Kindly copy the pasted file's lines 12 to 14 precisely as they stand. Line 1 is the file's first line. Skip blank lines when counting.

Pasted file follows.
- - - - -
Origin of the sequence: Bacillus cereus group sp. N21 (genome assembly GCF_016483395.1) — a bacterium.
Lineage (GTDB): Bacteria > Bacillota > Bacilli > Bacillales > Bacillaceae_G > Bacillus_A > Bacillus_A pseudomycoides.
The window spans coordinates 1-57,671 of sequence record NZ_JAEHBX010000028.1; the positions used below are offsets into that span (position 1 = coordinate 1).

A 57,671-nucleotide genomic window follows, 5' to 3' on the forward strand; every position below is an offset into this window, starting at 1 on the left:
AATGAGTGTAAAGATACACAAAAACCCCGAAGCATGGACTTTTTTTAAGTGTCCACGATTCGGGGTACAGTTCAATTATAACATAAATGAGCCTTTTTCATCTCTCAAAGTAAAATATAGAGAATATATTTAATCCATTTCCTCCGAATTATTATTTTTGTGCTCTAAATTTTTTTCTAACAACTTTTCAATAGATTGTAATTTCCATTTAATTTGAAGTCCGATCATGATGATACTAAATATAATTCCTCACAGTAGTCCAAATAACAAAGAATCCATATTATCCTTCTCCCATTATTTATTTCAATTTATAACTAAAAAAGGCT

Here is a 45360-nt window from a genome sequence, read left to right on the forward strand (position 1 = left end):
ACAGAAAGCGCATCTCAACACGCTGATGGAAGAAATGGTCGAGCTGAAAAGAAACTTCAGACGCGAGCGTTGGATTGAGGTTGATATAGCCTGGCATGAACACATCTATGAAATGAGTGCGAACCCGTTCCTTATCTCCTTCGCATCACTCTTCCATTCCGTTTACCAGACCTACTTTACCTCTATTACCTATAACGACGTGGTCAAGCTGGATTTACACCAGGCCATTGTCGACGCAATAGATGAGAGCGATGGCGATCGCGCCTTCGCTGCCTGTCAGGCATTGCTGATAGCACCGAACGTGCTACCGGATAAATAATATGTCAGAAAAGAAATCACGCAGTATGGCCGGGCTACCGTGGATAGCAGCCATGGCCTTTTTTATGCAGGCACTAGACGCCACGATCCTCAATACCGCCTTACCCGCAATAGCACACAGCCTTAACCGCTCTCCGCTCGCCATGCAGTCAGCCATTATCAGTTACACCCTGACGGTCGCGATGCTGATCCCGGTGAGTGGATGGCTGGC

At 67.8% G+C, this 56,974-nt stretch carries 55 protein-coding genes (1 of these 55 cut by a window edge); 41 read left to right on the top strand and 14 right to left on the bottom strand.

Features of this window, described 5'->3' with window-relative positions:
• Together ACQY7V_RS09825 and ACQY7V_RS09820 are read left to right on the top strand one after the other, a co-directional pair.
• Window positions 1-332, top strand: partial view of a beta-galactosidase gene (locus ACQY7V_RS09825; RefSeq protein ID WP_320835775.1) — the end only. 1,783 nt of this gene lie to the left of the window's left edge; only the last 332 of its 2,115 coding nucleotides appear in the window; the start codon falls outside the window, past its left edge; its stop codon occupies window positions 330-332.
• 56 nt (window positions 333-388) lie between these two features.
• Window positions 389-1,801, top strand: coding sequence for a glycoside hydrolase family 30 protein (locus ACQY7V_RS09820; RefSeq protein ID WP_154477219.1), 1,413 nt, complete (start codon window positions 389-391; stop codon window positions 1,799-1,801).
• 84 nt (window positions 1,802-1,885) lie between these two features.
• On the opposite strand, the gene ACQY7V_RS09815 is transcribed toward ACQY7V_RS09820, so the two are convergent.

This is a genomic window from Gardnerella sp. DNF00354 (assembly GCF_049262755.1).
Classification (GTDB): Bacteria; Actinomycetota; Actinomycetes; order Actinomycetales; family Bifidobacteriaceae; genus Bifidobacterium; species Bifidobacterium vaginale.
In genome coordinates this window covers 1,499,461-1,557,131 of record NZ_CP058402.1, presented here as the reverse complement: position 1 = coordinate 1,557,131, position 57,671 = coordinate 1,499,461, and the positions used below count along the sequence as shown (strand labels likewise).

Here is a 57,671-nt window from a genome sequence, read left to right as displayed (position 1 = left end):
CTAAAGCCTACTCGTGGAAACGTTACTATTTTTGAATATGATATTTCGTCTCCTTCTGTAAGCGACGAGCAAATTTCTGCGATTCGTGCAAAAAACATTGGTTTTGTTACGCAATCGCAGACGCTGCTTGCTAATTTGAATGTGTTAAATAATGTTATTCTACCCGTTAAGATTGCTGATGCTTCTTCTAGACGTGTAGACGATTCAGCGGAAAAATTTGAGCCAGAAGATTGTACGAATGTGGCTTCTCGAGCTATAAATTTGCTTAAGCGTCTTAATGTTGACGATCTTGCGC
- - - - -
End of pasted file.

• 56 nt (window positions 333-388) lie between these two features.
• Window positions 389-1,801, top strand: coding sequence for a glycoside hydrolase family 30 protein (locus ACQY7V_RS09820; RefSeq protein ID WP_154477219.1), 1,413 nt, complete (start codon window positions 389-391; stop codon window positions 1,799-1,801).
• 84 nt (window positions 1,802-1,885) lie between these two features.